Curating in East Germany – Stasi Records

I recently watched the film The Lives of Others for one of my classes. I also started reading the book The File for the same class. Both the book and film are about East Germany in the 1970s and 1980s, when the Stasi were prominent. The Stasi was the Ministry of State Security in East Germany. Their goal was to ferret out people who were anti socialist, and who could possibly rebel against the government/ write subversive papers/ cause trouble in general. To do this, the Stasi kept a file on anyone who they considered suspicious. They had people followed, and wiretapped their homes, and kept extensive written records on people. That’s what the film is mostly about. It shows how apartments were bugged, and how Stasi members would sometimes be assigned to sit and listen to conversations, and record them all day. The Stasi files were opened to the public after East Germany and West Germany were reunited. People can go in and look at their files, and see when the Stasi were spying on them, and what they wrote. That is what the book The File is about. A man looks into his Stasi records.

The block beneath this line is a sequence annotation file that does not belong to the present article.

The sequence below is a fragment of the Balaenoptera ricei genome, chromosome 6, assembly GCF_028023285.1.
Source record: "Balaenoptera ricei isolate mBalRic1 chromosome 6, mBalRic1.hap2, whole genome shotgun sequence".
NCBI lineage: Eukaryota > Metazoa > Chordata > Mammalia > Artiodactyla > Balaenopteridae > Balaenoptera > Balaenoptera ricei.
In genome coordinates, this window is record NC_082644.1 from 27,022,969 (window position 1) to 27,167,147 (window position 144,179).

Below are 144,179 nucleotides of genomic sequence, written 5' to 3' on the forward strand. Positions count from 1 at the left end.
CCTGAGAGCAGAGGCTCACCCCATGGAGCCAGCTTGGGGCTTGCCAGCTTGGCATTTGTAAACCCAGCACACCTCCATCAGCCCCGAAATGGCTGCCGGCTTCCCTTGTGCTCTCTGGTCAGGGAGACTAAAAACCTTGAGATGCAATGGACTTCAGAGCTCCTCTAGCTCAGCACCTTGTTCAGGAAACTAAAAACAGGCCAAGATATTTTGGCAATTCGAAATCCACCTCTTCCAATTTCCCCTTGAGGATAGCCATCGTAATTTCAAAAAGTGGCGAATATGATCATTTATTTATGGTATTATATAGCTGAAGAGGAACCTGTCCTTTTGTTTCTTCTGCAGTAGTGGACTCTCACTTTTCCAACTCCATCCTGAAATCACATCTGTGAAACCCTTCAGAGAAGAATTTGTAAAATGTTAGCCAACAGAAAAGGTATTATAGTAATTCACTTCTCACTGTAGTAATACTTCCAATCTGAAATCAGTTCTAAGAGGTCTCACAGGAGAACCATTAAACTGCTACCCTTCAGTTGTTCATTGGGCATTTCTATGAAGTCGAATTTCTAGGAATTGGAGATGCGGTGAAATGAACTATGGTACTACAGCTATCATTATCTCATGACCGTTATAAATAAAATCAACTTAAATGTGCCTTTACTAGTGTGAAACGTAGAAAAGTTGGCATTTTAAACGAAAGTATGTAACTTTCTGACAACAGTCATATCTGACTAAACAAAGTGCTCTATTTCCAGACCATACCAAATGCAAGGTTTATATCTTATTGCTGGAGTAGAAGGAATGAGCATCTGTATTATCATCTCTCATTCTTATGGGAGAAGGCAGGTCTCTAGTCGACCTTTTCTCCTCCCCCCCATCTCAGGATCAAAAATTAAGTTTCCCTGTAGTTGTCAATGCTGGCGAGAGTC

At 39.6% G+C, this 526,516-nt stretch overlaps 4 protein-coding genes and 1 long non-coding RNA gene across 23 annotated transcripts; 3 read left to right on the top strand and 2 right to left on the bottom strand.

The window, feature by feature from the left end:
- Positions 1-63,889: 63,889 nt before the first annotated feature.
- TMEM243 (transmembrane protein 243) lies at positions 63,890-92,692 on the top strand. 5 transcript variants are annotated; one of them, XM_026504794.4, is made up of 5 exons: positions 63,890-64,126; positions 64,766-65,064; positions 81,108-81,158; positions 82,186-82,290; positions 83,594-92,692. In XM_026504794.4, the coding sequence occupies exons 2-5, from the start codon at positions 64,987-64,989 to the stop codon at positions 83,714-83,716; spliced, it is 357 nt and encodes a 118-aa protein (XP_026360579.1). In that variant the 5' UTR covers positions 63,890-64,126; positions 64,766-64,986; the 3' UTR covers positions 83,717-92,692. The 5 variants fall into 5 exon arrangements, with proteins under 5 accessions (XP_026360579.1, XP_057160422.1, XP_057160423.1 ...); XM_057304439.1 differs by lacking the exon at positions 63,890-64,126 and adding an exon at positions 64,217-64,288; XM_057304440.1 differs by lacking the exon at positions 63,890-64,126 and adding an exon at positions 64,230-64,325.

It struck me that this was a kind of curated collection. The Stasi chose people who they thought would be trouble makers, and documented days, sometimes years, of their lives.  Everything was organized neatly. The Stasi even kept the scents of people in jars, in case they had to send bloodhounds after them. The scents, and the files are a curated collection of people who could have been trouble makers in the Stasi’s eyes during the 1970s and 80s. There is now a library and archive open to the public, where people can go and look up their files. It’s interesting how a curated collection that was never meant to be seen by the public is now open to anyone who wants to do research or look themselves up.


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